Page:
Because I’m talking about the trailers, perhaps the most appropriate way of looking at them is through the lens of films studies — yes, I of all people, am advocating applying film theory to something from the videogame world! Let’s be honest, these are little movies. Based on the comments and articles I’ve read and podcasts I’ve heard (and Rebel FM’s episode where they Discuss RE5 is pretty good), people are responding to these films as if the camera didn’t exist and looking only at the world presented within the game and not the camera angles, lighting or editing. Ignoring the fact that these are computer generated and not actually filmed (which perhaps make the filmic elements more important since all of them were purposely chosen and nothing within it “just happened” or was “already there.”), all camera work is subjective. Camera angles do not just “happen.” They are chosen and they are created. They picked camera angles to make the Africans look threatening. They used shadows to make the distinction between human and zombie blurry. They edited it in such a way that nothing was fully shown. We cannot just ignore the kino eye in these situations.
When attempting to look at these trailers critically it is a mistake to allow ourselves to be sutured into the game. The Resident Evil games have always taken cues from cinema and replicated dramatic camera angles and so especially when it comes to this game series we must not allow ourselves to pretend that we are there and that this is not a constructed work.
This is especially important when countering the claims of those who argued, “No one says anything about the Spanish people in RE4.” Look at the trailers for Resident Evil 4. None of them use camera angles, lighting, or editing in anything like the same way that the early trailers for RE5 do.
In the end, like I said in the beginning, I’m not saying that the game or the trailers are racist. I am saying that a lot of the things people have written aren’t taking the manufactured and, dare I say it, “cinematic” nature of the trailers into account.
Despite the book being from MIT Press, I found it a bit less academic than I would have hoped. This isn’t to say that it is a bad book but it isn’t the hardcore theory-filled analysis that I was hoping for. As it stands, the book seems to sit somewhere between Masters of Doom and the stuff in the DiGRA Digital Library. I found the book to be entertaining if a bit too mainstream. There is some very interesting analysis of cheating, game guides, and faqs to be found in it though.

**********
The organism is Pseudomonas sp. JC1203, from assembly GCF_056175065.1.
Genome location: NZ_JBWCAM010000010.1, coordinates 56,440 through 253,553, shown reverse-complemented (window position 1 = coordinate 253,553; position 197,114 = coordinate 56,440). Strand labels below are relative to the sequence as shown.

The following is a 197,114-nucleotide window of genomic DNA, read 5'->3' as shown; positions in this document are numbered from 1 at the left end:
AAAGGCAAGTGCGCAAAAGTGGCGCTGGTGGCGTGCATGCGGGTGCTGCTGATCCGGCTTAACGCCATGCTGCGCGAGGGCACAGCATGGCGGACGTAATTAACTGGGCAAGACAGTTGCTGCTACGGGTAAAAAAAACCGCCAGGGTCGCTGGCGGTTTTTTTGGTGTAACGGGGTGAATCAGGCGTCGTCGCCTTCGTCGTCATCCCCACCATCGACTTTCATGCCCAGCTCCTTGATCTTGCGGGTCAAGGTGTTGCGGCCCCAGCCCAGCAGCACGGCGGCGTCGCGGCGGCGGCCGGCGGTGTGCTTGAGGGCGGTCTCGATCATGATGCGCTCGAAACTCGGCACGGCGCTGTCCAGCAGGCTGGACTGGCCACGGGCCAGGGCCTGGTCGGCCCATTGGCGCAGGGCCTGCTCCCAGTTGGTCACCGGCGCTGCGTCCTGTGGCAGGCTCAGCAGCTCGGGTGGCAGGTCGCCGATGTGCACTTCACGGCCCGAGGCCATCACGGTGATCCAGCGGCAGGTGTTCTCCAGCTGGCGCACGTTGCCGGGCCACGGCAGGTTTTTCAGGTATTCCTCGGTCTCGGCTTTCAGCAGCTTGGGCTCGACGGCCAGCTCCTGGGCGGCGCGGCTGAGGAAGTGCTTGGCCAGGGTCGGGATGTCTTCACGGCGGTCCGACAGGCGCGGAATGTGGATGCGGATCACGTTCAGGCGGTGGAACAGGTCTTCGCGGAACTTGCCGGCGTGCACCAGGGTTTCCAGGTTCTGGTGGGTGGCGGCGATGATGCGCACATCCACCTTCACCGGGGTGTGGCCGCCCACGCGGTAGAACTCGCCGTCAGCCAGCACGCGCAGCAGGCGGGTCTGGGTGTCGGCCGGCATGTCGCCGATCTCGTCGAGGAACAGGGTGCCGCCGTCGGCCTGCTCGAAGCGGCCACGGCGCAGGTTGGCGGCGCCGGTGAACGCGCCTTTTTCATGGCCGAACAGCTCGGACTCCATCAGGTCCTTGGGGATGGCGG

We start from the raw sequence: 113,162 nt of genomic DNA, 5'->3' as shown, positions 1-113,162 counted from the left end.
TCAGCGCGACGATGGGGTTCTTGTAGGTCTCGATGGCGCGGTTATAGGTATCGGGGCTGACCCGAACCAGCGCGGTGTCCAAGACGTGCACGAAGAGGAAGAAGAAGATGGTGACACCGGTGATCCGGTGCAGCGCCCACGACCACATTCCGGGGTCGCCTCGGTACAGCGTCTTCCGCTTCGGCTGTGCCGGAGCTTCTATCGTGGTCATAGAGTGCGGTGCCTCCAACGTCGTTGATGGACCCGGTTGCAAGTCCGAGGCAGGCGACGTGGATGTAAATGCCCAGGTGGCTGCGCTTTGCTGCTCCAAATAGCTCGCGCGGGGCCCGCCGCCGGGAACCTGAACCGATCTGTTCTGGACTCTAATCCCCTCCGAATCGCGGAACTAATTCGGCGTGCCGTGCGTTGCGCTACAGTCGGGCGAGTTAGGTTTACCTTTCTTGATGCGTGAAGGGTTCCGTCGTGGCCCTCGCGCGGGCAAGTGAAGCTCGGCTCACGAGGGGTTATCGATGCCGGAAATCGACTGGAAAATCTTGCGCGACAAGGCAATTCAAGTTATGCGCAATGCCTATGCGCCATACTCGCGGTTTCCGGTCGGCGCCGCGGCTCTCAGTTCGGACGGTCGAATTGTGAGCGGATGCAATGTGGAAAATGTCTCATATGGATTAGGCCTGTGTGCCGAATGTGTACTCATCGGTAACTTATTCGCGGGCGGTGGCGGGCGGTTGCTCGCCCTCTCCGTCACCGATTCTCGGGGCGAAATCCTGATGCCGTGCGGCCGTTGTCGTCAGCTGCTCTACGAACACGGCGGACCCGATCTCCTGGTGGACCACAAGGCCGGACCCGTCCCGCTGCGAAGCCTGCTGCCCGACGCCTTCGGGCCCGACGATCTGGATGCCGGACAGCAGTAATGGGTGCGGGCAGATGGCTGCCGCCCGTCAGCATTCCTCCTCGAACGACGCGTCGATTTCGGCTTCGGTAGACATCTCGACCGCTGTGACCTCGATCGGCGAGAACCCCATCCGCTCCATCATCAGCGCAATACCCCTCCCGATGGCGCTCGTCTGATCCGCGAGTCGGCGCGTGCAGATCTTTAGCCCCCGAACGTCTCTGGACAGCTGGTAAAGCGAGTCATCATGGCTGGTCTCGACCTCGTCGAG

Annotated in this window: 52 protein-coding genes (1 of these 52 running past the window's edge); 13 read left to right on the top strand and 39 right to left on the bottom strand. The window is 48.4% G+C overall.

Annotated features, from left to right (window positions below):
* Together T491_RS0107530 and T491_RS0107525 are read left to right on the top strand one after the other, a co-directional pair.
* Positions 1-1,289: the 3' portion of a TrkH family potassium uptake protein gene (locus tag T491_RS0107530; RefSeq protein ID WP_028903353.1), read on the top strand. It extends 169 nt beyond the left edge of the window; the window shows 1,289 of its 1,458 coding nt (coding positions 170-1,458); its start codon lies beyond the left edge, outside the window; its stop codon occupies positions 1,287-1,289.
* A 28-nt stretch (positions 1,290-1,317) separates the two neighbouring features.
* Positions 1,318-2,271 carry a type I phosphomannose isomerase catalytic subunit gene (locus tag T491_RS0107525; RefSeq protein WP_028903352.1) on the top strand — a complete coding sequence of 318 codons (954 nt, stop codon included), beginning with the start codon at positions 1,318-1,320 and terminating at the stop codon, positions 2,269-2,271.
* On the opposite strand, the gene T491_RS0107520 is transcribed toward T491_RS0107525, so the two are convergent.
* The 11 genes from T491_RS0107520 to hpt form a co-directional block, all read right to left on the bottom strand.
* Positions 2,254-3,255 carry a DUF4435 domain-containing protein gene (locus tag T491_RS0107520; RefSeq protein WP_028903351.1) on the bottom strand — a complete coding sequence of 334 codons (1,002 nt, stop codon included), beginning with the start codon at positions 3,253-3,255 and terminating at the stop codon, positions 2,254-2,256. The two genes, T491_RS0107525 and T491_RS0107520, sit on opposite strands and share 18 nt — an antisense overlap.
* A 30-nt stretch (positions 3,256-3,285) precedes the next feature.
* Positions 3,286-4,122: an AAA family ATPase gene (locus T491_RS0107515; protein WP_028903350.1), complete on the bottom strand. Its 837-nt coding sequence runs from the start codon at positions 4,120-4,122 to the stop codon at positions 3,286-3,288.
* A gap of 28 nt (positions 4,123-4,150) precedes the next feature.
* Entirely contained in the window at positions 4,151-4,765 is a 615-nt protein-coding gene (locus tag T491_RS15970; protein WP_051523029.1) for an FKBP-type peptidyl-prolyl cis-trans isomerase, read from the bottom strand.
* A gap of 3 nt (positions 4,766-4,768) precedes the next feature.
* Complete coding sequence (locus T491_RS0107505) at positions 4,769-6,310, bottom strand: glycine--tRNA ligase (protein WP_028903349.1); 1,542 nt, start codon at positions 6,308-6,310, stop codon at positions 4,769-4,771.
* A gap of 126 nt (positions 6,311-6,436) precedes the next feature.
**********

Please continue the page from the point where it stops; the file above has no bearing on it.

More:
I’m starting to wonder if I’m out of touch with the gaming community. I don’t have any of the current generation consoles. I have never played WoW. Because of this a lot of the stuff I read or listen to about new games doesn’t really apply to me.
I really got to thinking about this when listening to the latest episode of the Rebel FM Podcast that features ex-staffers of Electronic Gaming Monthly. In it they had a discussion of the feel of shooters. Throughout it all they were talking about console shooters. It was then that I found myself becoming a computer-gaming-fanboy.
I kept saying, “You are talking about console-First-Person-Shooters and therefore your opinion is irrelevant!” In my opinion playing a First-Person Shooter on a console is like playing basketball with a flat ball. Sure you can do it but I can’t imagine why anyone would actually do it if they had the ability to do it the right way. Halo may have had some nice play mechanics like the regenerating shield but it is the Candy Land of shooters — it is fun for little kids but any normal adult should tire of it quickly.